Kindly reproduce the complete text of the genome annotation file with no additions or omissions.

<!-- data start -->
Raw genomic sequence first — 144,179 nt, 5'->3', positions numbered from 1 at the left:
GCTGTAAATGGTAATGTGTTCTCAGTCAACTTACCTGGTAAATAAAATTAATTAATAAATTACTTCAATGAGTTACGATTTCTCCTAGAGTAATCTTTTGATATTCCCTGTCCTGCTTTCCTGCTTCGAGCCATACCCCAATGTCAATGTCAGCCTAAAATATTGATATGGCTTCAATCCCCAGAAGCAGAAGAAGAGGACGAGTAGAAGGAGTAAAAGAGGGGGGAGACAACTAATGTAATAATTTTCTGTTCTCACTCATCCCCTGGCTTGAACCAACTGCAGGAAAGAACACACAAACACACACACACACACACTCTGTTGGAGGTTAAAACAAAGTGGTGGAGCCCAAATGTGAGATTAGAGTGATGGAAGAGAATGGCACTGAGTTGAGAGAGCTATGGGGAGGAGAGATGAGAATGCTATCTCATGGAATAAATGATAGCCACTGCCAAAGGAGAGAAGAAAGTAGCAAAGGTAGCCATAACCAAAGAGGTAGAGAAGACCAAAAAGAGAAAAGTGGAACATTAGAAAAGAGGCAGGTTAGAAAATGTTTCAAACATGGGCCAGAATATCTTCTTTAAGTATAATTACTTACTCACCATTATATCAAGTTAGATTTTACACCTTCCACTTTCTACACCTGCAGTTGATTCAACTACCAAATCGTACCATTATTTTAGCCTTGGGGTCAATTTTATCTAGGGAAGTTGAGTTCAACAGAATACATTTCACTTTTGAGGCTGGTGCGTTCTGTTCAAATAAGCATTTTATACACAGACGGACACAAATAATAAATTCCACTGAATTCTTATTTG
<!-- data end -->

Raw genomic sequence first — 144,179 nt, 5'->3', positions numbered from 1 at the left:
GCTGTAAATGGTAATGTGTTCTCAGTCAACTTACCTGGTAAATAAAATTAATTAATAAATTACTTCAATGAGTTACGATTTCTCCTAGAGTAATCTTTTGATATTCCCTGTCCTGCTTTCCTGCTTCGAGCCATACCCCAATGTCAATGTCAGCCTAAAATATTGATATGGCTTCAATCCCCAGAAGCAGAAGAAGAGGACGAGTAGAAGGAGTAAAAGAGGGGGGAGACAACTAATGTAATAATTTTCTGTTCTCACTCATCCCCTGGCTTGAACCAACTGCAGGAAAGAACACACAAACACACACACACACACACTCTGTTGGAGGTTAAAACAAAGTGGTGGAGCCCAAATGTGAGATTAGAGTGATGGAAGAGAATGGCACTGAGTTGAGAGAGCTATGGGGAGGAGAGATGAGAATGCTATCTCATGGAATAAATGATAGCCACTGCCAAAGGAGAGAAGAAAGTAGCAAAGGTAGCCATAACCAAAGAGGTAGAGAAGACCAAAAAGAGAAAAGTGGAACATTAGAAAAGAGGCAGGTTAGAAAATGTTTCAAACATGGGCCAGAATATCTTCTTTAAGTATAATTACTTACTCACCATTATATCAAGTTAGATTTTACACCTTCCACTTTCTACACCTGCAGTTGATTCAACTACCAAATCGTACCATTATTTTAGCCTTGGGGTCAATTTTATCTAGGGAAGTTGAGTTCAACAGAATACATTTCACTTTTGAGGCTGGTGCGTTCTGTTCAAATAAGCATTTTATACACAGACGGACACAAATAATAAATTCCACTGAATTCTTATTTG